Anxiety is not God’s will for us. Before the Fall, even though Adam and Eve were completely vulnerable, they were confident in God’s care and their love for one another. Only after the Fall, when they were separated from God, each other, and themselves did they feel exposed, ashamed, and anxious. When they were confronted by the bigness of the world and their own sense of smallness and insufficiency after being separated from God, they hid, cowering behind the bushes. How often do we feel that way? There are certainly plenty of things to be concerned about, but we only become worried about those things when we allow those concerns to separate us from God’s love and our ability to use the gifts and support God has given us to make concrete plans to address those concerns gracefully.
The Theology of The Body teaches us that while worry and anxiety are common enough experiences in the modern world, the answer to our worries is to recenter ourselves in the loving arms of ABBA, daddy, the Father who loves us, cares for us, and shelters us from the storms of life–especially when we feel alone, scared, and helpless. t’s fine to be concerned about things. That’s what enables us to identify a problem, bring it to God, gather our resources and support, and make a concrete plan to address the concern. But that’s different from anxiety, which has us focus so exclusively on the problem that it makes us incapable of identifying the actual problem, bringing it to God, gathering our resources, and making a plan. We just allow ourselves to spin out. That’s why Pope JPII, was constantly reminding us “Be Not Afraid.” He wasn’t denying the myriad concerns that affect our lives. He was saying that with God’s grace, we have the power to respond to those concerns in a spirit of love and grace rather than a spirit of fear. Yes, the task before us is great, but God’s love and providence is greater. In the face of life’s battles, let our battle cry be, “ Jesus I trust in You!”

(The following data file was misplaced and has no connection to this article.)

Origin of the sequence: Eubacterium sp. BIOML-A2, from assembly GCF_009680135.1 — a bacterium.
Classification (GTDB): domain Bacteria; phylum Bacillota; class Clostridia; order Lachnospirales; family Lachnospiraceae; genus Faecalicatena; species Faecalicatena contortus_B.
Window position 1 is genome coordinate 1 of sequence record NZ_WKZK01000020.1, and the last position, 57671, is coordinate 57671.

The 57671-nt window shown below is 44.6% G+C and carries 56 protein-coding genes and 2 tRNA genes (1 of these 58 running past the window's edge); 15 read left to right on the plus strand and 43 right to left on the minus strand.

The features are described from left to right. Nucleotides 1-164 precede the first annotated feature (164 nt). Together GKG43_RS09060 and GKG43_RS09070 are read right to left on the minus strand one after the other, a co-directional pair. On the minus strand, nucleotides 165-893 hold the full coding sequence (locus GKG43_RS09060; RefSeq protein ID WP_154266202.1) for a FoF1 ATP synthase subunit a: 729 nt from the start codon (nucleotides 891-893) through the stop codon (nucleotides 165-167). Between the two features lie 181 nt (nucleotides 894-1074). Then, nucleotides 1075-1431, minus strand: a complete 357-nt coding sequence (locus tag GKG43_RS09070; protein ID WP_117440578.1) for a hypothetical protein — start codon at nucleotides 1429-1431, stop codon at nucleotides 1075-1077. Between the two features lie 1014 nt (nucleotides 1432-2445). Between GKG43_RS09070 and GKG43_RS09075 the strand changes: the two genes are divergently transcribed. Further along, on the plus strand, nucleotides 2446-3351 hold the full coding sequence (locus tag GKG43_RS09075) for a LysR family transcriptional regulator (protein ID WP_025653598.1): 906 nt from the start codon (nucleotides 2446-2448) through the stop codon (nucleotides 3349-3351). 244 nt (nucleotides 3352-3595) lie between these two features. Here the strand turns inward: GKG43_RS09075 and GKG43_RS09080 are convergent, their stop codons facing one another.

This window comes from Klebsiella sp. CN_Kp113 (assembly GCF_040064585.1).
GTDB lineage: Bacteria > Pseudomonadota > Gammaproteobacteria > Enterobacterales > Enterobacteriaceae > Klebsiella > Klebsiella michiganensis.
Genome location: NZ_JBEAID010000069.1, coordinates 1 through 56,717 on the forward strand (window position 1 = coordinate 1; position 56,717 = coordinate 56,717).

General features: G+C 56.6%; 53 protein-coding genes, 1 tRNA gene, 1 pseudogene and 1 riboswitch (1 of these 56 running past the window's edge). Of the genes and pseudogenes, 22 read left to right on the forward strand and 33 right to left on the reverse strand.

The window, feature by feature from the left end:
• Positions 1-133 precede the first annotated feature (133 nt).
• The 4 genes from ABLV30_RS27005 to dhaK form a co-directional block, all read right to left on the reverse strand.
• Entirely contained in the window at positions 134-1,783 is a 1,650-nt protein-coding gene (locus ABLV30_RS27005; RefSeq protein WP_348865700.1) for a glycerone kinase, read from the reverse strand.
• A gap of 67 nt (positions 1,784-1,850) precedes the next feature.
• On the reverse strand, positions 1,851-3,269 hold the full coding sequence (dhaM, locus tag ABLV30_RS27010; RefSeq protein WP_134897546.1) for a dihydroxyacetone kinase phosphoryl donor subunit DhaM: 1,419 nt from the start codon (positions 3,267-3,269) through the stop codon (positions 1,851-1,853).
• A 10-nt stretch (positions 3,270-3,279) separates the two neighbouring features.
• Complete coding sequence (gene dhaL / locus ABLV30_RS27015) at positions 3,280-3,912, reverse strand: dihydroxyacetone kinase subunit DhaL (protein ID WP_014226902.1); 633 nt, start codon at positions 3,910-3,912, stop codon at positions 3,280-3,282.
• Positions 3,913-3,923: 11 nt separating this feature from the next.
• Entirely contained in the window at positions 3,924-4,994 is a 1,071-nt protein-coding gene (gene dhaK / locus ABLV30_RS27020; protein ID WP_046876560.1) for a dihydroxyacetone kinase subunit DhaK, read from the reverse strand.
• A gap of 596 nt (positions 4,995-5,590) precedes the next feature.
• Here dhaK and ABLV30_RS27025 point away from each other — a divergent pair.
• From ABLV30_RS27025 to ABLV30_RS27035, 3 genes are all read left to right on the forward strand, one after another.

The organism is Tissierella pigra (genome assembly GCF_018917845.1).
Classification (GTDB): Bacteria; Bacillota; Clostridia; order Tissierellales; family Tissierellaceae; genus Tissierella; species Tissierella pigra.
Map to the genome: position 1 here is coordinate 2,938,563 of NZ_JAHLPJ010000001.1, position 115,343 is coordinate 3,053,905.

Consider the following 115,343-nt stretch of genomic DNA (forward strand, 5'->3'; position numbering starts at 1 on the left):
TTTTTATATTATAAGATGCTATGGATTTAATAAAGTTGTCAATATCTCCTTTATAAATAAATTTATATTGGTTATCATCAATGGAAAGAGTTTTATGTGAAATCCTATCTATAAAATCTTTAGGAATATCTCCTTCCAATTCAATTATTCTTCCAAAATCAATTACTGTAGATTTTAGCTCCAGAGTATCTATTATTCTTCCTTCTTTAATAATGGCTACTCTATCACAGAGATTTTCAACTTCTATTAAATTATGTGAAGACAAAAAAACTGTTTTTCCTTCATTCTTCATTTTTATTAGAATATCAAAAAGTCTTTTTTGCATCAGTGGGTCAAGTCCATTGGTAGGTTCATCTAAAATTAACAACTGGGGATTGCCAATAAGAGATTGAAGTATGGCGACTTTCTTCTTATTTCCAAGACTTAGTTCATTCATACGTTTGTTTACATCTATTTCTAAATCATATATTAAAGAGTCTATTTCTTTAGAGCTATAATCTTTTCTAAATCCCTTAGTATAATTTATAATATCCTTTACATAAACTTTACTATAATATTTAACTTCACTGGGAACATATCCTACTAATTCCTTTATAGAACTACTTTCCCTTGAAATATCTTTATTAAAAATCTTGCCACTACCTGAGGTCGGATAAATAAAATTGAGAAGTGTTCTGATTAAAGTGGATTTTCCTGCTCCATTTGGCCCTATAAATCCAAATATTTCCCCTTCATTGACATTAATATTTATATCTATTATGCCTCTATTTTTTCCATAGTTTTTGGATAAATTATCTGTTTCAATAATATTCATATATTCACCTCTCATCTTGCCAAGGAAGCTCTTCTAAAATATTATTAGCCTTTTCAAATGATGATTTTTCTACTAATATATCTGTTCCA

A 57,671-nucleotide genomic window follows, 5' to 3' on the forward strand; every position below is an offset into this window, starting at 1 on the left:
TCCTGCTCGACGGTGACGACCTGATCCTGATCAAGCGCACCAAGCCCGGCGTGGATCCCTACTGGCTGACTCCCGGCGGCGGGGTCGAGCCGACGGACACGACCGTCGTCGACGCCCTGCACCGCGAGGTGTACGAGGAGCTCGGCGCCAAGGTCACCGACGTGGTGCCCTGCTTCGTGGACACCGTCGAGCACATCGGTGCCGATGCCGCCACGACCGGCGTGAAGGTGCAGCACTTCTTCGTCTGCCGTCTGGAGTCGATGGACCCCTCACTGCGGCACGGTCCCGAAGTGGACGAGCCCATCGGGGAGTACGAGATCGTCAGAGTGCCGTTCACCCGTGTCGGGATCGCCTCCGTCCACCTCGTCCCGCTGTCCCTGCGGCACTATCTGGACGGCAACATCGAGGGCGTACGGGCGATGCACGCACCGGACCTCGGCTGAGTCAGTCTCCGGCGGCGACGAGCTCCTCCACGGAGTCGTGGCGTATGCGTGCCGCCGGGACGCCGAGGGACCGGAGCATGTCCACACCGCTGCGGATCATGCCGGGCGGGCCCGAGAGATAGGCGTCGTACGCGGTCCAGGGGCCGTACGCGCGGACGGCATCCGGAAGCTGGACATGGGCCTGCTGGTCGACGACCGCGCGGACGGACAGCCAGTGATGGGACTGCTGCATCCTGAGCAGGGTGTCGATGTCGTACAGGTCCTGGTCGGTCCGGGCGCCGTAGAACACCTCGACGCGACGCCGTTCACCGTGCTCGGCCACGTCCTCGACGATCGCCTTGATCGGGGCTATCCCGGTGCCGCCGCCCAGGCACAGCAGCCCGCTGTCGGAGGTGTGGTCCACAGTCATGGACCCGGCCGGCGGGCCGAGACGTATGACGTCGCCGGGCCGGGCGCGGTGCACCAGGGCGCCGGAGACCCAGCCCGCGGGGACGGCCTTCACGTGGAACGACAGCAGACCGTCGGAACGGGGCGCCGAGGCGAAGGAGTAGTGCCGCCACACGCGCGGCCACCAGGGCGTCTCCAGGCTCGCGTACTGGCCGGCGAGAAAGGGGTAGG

1. Focus on the Right Target–Resist the temptation to think that your anxiety is caused by all the things going on around you or happening to you–the overwhelming amount of work that has to be done, the weight of all your responsibilities, the problems that you face. Yes, these are real things that need to be taken seriously, but they can’t cause anxiety in and of themselves. Anxiety is created in us when we let external events distract us from the need to maintain our internal sense of wellbeing. If you are feeling anxious, it is not because you have too much to do or too many problems to face. It is because you are forgetting to take care of yourself in the face of those responsibilities and problems. Instead of focusing exclusively on all the external things that need to be addressed, ask yourself, “What do I need to do to take care of myself while I handle these situations? How will I pace myself? How can I approach these challenges in a way that will allow me to stay reasonably cheerful and connected to the people that I love? How will I face all the things I have to deal with in a way that allows me to be my best self–mentally, physically and spiritually?” Don’t brush these questions aside and say, “I can’t worry about that. I have too much to do!” It is exactly that tendency that causes anxiety. Remember, you can’t solve any problem or accomplish any task well if you are allowing yourself to get rattled, sick, hostile, and stressed. The most important job you have to do is make sure you are keeping your head and health about you even while you handle all the things life is throwing at you.